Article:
Since 2012, we have posted more than two dozen articles about the Super Bowl. Why? Because of the audience size and the price of TV commercials. In this post, we discuss the Super Bowl of Advertising 2020. And look at where this phenomenon is now. Check back early next week for a “scorecard” of ads.

Interestingly, the most famous ad in Super Bowl history was in 1984. The Apple 60-second commercial for the new Macintosh personal computer. Looking at this in 2020, it seems rather quaint. Yet, to a large extent, it ushered in the era of event marketing at the Super bowl. In 1984, the cost of Apple’s 60-second ad was $500,000 ($250,000 per thirty seconds). 2020 equivalent, taking into account inflation? $1.2 million ($604 million per thirty seconds). For this weekend’s Super Bowl, 30-second ads will cost $5 million and up, with some time slots costing $5.6 million per thirty seconds.

How does our current post relate to the one we made yesterday on Kobe Bryant. As Jeanine Poggi reports for Ad Age:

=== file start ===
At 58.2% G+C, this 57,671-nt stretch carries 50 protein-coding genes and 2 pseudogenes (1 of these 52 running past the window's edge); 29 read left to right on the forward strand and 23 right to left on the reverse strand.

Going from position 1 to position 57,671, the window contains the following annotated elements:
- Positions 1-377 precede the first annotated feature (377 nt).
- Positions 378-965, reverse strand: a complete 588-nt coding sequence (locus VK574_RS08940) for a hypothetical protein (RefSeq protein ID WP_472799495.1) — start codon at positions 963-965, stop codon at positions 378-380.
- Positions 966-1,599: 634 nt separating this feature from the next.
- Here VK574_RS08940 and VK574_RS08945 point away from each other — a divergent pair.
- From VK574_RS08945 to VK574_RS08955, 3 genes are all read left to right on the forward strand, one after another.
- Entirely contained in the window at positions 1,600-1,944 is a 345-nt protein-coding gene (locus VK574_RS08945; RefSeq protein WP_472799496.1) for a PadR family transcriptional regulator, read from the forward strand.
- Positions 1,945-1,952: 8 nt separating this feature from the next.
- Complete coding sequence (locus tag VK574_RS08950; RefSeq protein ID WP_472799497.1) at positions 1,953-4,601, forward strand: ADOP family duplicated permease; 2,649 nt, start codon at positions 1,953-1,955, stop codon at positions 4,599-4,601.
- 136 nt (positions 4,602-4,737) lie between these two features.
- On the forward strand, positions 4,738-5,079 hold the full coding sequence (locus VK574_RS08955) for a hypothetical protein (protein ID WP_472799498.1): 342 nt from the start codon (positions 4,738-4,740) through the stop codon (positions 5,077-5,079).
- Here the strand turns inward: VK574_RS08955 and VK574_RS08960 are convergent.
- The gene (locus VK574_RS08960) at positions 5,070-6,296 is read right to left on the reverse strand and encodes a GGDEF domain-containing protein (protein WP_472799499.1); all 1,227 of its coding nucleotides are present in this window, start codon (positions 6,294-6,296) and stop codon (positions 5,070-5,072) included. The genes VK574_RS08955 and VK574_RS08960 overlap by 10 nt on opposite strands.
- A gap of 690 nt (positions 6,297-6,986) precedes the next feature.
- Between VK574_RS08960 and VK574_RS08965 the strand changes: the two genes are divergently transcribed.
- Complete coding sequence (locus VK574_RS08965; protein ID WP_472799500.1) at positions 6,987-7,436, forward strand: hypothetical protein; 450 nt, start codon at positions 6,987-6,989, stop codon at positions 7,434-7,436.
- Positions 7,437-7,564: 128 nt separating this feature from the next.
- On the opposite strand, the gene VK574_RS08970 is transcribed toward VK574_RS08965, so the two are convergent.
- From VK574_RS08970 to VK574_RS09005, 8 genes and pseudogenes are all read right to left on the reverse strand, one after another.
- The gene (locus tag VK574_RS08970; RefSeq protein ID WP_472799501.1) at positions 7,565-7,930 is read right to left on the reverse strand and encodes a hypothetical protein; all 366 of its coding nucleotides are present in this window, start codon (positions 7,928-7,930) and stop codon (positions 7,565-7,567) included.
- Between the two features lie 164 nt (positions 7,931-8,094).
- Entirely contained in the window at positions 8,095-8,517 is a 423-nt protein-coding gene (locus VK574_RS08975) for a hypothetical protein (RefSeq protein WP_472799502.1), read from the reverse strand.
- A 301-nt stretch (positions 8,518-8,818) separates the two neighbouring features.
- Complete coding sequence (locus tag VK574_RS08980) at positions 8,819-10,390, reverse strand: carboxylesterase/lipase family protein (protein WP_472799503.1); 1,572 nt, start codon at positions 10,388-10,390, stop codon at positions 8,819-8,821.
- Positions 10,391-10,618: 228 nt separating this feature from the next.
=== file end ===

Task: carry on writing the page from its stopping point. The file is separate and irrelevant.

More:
“The death of Kobe Bryant in a helicopter crash on Sunday has permeated all areas of culture, including advertising. Super Bowl advertisers have spent the week considering if their ads could, in any way, appear insensitive in the wake of the crash that killed the NBA legend, his daughter, and others. General Motors, Hard Rock International, and Hyundai Genesis are the latest brands to rethink their Super Bowl plans as a result. General Motors had planned to pre-release its Super Bowl commercial featuring LeBron James this week. But it has decided to hold the ad until the game ‘out of respect for this week’s news and all those involved.’”


Super Bowl of Advertising 2020

All TV ads for Super Bowl LIV, to appear on Fox, were sold out well in advance. According to MarketDive: “All 77 in-game slots were snapped up in near record time as marketers hustle to ready their high-priced creative.”

Here is a selection of 2020 Super Bowl ads as they appear on YouTube.This assortment is tended to show the diverse styles and themes. Note: They are in no particular order.


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